Maybee, R. (2015). A learning Outcomes model for mentoring adjunct faculty. In A. A. Howley, & M. B. Trube (Eds.), Mentoring for the professions : Orienting toward the future (pp. 187-203)
After a brief overview of recent literature concerning adjunct faculty needs, Maybee puts forward a practical approach to mentoring adjunct faculty. Maybee asserts that using the learning outcomes model presented in this article “can foster an effective, interactive, and dynamic mentor-mentee relationship” (p.201). Using a combination of learning tools and learning outcomes to establish a sense of accountability he develops a program for more successful collaboration between the mentor and mentee. Five communication tools are given to assist the reader in developing a program of adjunct faculty development. These include: building rapport and community with full-time instructors and other adjuncts; constructive evaluation of adjunct teaching and class management; seeking alternative methods, attitudes, and techniques; maintaining accountability for action plans, progress, introspection, and evaluation. Learning outcomes forming the basis of the plan can include demonstrating successful learner-centered teaching strategies, improved classroom/course management, and improved teaching by applying technology. Maybee offers a completed model to assist the reader, and suggestions on building your own model based on the individual needs of mentors and mentees.
Kelly, R. (2014, May 6). What types of support do adjuncts need? Retrieved from http://www.facultyfocus.com/articles/faculty-development/types-support-adjuncts-need/
This entry discussed the quantitative study done at Northern Oklahoma College comparing the perceptions of adjuncts and administrators concerning the importance of support for part-time faculty. Kelly concisely reviews the relevant findings in the support areas of orientation (both campus and job duties, professional development, and access to support services. Kelly summarizes the recommendation from the study’s author, Dr. Judy Colwell into three main areas; workshops or meetings must be convenient and relevant; listening is an important skill and seeking input is part of that; and keep the adjunct input in perspective.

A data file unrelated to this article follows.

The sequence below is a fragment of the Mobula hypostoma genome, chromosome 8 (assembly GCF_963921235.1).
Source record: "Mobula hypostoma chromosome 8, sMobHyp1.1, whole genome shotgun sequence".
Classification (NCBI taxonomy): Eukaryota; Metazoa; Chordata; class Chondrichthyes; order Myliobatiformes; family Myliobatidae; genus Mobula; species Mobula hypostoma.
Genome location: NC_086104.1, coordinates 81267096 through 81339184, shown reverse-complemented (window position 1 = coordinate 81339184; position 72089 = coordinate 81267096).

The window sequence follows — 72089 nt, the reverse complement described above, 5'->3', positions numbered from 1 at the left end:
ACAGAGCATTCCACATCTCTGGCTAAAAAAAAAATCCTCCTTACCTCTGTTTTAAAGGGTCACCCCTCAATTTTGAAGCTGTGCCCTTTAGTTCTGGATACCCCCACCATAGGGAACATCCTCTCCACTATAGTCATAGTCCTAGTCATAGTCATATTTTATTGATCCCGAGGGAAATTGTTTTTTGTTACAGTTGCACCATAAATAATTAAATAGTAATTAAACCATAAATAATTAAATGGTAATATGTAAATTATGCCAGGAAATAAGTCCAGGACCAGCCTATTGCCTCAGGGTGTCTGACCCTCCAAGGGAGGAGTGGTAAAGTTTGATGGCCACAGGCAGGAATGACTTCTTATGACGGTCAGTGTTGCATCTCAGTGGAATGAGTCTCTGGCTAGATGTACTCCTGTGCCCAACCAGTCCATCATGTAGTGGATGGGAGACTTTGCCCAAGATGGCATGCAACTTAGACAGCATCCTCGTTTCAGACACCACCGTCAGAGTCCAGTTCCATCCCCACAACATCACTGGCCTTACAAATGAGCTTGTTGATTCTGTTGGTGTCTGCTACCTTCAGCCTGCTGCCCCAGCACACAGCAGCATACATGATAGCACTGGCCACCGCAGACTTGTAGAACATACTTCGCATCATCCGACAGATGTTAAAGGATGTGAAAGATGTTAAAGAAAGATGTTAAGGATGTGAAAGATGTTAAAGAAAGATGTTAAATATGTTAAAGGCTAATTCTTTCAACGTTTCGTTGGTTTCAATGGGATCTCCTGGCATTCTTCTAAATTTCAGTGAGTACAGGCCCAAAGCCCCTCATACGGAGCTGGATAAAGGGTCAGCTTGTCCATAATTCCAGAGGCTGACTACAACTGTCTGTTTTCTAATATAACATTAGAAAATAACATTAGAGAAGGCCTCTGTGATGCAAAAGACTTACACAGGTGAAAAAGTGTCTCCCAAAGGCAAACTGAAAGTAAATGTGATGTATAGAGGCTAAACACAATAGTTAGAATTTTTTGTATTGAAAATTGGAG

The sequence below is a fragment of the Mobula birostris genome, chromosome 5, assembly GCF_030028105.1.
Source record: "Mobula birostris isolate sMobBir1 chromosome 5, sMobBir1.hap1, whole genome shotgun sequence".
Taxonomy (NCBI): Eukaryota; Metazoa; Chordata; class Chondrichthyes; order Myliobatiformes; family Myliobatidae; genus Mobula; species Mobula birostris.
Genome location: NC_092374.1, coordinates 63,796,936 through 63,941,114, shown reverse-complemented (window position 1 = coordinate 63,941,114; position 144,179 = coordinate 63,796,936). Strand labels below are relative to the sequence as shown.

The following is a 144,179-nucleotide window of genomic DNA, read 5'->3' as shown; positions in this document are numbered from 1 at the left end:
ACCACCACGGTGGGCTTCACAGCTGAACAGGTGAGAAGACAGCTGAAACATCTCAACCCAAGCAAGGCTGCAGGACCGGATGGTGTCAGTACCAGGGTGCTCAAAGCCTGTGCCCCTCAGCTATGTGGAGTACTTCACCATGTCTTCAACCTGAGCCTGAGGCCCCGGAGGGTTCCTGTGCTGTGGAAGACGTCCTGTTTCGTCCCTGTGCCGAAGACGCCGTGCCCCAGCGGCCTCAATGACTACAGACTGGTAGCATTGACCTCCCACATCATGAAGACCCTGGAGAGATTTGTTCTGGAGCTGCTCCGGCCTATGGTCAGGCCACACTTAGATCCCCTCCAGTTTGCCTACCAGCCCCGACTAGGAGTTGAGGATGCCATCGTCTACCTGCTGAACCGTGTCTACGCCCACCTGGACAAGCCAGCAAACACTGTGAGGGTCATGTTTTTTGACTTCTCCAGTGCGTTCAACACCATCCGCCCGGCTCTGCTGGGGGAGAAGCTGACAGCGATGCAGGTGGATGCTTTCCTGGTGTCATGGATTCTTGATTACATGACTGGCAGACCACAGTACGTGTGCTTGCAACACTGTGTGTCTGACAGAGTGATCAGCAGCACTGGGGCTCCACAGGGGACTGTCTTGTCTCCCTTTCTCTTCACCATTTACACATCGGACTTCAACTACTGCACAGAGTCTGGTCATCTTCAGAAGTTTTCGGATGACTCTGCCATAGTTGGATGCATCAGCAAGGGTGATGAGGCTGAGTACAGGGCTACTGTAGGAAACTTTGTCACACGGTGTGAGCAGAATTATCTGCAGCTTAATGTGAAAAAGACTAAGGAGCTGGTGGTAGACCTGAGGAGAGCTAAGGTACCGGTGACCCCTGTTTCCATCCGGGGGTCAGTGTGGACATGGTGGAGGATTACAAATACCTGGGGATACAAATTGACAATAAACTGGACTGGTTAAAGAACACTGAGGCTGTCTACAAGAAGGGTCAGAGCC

Betts, K. (2009). Online human touch (OHT) training & support: A conceptual framework to increase faculty and adjunct faculty engagement, connectivity, and retention in online education, part 2. Journal of Online Learning and Teaching, 5(1), 29.
In describing how Drexel University’s Master of Science in Higher Education (MSHE) Program in the School of Education realized a student retention rate of 83% and a three-year faculty retention rate of 93% Betts outlines the conceptual framework for Online Human Touch (OHT). Initially developed to increase student engagement and satisfaction, the concept has been developed to engage, connect, and retain online full-time and part-time faculty. A brief review of the literature reveals that attrition rates are often as high as 70%-80% for online programs for students. Studies are lacking pertaining to the attrition rates of faculty and even fewer studies look at full-time vs. part-time or online vs on-campus programs. The article details, in quite detail, the components of OHT and how it was implemented at Drexel University. Components discussed include faculty engagement, community development, personalized communication, faculty development, data driven decision-making. The OHT premise is that beginning with the recruitment and hiring process and continuing throughout their teaching careers online faculty realize they are part of a larger team and experience the support needed through extensive online communities. Comparative data between online and on-campus programs do not exist because an on-campus program for MSHE does not exist.